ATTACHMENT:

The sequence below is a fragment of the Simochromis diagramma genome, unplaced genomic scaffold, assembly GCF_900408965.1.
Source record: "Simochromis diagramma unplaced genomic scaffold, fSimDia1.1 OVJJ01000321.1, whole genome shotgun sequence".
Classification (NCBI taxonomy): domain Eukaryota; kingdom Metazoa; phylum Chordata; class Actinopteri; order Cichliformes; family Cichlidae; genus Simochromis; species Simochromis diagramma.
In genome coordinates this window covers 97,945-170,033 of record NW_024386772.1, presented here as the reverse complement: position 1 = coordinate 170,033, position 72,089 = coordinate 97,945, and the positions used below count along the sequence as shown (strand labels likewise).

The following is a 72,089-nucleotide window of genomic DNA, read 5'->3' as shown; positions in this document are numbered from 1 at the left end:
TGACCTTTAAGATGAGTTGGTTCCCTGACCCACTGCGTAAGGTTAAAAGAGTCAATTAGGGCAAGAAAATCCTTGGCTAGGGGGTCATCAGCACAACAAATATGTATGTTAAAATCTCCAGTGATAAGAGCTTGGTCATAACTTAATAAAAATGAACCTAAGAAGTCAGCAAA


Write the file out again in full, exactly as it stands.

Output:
The sequence below is a fragment of the Simochromis diagramma genome, unplaced genomic scaffold, assembly GCF_900408965.1.
Source record: "Simochromis diagramma unplaced genomic scaffold, fSimDia1.1 OVJJ01000321.1, whole genome shotgun sequence".
Classification (NCBI taxonomy): domain Eukaryota; kingdom Metazoa; phylum Chordata; class Actinopteri; order Cichliformes; family Cichlidae; genus Simochromis; species Simochromis diagramma.
In genome coordinates this window covers 97,945-170,033 of record NW_024386772.1, presented here as the reverse complement: position 1 = coordinate 170,033, position 72,089 = coordinate 97,945, and the positions used below count along the sequence as shown (strand labels likewise).

The following is a 72,089-nucleotide window of genomic DNA, read 5'->3' as shown; positions in this document are numbered from 1 at the left end:
TGACCTTTAAGATGAGTTGGTTCCCTGACCCACTGCGTAAGGTTAAAAGAGTCAATTAGGGCAAGAAAATCCTTGGCTAGGGGGTCATCAGCACAACAAATATGTATGTTAAAATCTCCAGTGATAAGAGCTTGGTCATAACTTAATAAAAATGAACCTAAGAAGTCAGCAAA